Although disparities in screening mammography have improved over the past decade, documented differences persist among women of lower socioeconomic backgrounds, the uninsured, women without a usual source of care, the elderly, recent immigrants, women in rural areas, and some racial/ethnic minorities such as NA/ANs and Hispanics. There is evidence that the actual magnitude of these disparities, particularly among low-income racial/ethnic minorities, is underestimated and that disparities persist for some subpopulations of AA/PIs and African Americans. While current population-based surveys may not accurately assess disparities in screening mammography, there are also limitations to claims-based and chart review methods of data collection. Claims-based data does not capture the experience of uninsured women, and chart reviews are subject to manual documentation errors. New methodologies are needed to more precisely determine preventive care utilization in the US, particularly within medically underserved populations.
The most significant disparities in screening mammography are based on insurance status, usual source of care, and socioeconomic status. Consequently, access-enhancing strategies, which are the most effective type of patient-targeted intervention, will continue to be important complements to programs that mediate individual change. Health care systems change, such as the implementation of a national health plan, will be vital to eliminating disparities among the uninsured and those with limited access to health care.
While meta-analyses have reported increased mammography utilization from a wide range of interventions, the overall effectiveness of such strategies may be overestimated because negative studies are less likely to be published. Although generally viewed as successful, these interventions have not reached full penetrance within all underserved communities. Continuing national and local initiatives to reach at-risk women must continue to be funded and systematically evaluated for effectiveness. We should not, however, endeavor to reach 100% utilization of screening mammography among the elderly, as a substantial number of these women will have significant comorbid illnesses that make the risks of screening outweigh the benefits. Additionally, initiatives should emphasize the importance of rescreening medically underserved women, as data indicate that more women report having been screened in the past than report recent mammogram use.10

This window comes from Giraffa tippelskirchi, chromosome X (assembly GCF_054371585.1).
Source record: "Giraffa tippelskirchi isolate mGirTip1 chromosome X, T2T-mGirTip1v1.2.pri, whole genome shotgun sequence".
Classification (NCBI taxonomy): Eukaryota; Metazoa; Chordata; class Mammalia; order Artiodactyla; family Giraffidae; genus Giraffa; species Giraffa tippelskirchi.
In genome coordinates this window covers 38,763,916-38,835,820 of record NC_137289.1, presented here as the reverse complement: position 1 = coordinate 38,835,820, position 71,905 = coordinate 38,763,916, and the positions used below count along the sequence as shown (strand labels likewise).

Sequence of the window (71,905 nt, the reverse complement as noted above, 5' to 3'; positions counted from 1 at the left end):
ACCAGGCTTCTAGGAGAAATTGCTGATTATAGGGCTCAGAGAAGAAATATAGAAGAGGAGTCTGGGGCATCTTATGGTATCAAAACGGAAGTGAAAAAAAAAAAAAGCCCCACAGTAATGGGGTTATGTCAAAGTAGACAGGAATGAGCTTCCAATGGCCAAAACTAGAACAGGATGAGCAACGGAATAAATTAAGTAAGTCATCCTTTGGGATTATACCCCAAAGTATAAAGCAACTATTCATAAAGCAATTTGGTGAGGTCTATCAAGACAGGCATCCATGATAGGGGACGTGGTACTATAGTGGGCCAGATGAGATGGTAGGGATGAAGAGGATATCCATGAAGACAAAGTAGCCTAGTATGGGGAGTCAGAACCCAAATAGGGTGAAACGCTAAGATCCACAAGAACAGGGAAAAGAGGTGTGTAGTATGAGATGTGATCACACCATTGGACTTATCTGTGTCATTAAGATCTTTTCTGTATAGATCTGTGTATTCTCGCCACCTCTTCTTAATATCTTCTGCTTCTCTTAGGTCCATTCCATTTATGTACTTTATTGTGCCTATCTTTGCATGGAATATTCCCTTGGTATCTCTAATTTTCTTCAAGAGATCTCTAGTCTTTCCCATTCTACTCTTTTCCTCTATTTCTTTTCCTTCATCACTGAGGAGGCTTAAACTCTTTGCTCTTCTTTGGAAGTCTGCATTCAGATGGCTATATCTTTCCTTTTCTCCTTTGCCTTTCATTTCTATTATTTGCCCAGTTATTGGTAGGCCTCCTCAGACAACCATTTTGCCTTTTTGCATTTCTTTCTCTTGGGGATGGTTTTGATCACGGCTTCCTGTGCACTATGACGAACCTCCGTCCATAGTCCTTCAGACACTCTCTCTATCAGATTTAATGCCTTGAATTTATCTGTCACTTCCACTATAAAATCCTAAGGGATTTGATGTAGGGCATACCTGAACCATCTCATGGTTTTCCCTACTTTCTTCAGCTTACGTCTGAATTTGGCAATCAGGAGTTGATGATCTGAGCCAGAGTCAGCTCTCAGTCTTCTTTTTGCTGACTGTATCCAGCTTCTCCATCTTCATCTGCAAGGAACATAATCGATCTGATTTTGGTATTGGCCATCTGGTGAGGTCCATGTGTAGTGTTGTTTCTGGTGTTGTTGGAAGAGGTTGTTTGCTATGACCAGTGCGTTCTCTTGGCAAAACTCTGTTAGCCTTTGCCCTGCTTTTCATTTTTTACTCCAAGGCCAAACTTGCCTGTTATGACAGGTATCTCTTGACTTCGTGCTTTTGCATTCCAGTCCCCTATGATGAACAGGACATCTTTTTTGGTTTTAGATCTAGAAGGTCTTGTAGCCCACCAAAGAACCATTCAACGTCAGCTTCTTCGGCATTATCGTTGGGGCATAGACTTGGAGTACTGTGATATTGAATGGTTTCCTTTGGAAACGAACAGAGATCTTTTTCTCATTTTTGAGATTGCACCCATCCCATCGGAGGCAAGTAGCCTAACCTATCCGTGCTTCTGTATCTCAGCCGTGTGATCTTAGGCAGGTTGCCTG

Future research in breast cancer screening disparities is warranted in several key areas. First, more work is needed to collect accurate national screening estimates of NA/AN, AA/PI, and Hispanic subpopulations and to understand the heterogeneity within these groups that affects mammography use, such as regional variation, cultural differences, English proficiency, and sociodemographic factors. Second, there is little current data examining the long-term effectiveness of mammography-enhancing interventions. Finally, the effectiveness of different types and/or combinations of interventions in specific patient subpopulations is not well known, hampering our ability to assess cost effectiveness and make health policy decisions.
Efforts to decrease disparities in screening mammography are successful only if they result in reduced breast cancer morbidity and mortality. Despite improvements in screening rates, it is concerning that disparities in breast cancer mortality persist among underserved populations such as African Americans, Hispanics, Native Americans, Vietnamese, and Native Hawaiians.120,121
Because changes in disease outcomes lag behind public health interventions, it is possible that we have yet to witness the benefits of enhanced screening in specific underserved groups. More likely, however, screening mammography is only one of several factors impacting disparities in breast cancer mortality. Decreasing disparities in the diagnostic and cancer treatment process must also become a priority if we are to reduce mortality differentials in breast cancer.